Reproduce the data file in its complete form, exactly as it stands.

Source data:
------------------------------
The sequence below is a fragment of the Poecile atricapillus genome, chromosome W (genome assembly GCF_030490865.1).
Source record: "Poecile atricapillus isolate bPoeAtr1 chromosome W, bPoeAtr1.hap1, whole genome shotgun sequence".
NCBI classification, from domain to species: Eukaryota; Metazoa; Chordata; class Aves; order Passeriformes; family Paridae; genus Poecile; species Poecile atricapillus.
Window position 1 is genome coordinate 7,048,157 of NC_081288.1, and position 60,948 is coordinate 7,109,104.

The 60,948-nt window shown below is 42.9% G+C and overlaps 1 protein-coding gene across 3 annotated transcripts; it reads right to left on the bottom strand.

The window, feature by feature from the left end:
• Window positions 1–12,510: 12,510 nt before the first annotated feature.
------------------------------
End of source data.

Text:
The sequence below is a fragment of the Poecile atricapillus genome, chromosome W (genome assembly GCF_030490865.1).
Source record: "Poecile atricapillus isolate bPoeAtr1 chromosome W, bPoeAtr1.hap1, whole genome shotgun sequence".
NCBI classification, from domain to species: Eukaryota; Metazoa; Chordata; class Aves; order Passeriformes; family Paridae; genus Poecile; species Poecile atricapillus.
Window position 1 is genome coordinate 7,048,157 of NC_081288.1, and position 60,948 is coordinate 7,109,104.

The 60,948-nt window shown below is 42.9% G+C and overlaps 1 protein-coding gene across 3 annotated transcripts; it reads right to left on the bottom strand.

The window, feature by feature from the left end:
• Window positions 1–12,510: 12,510 nt before the first annotated feature.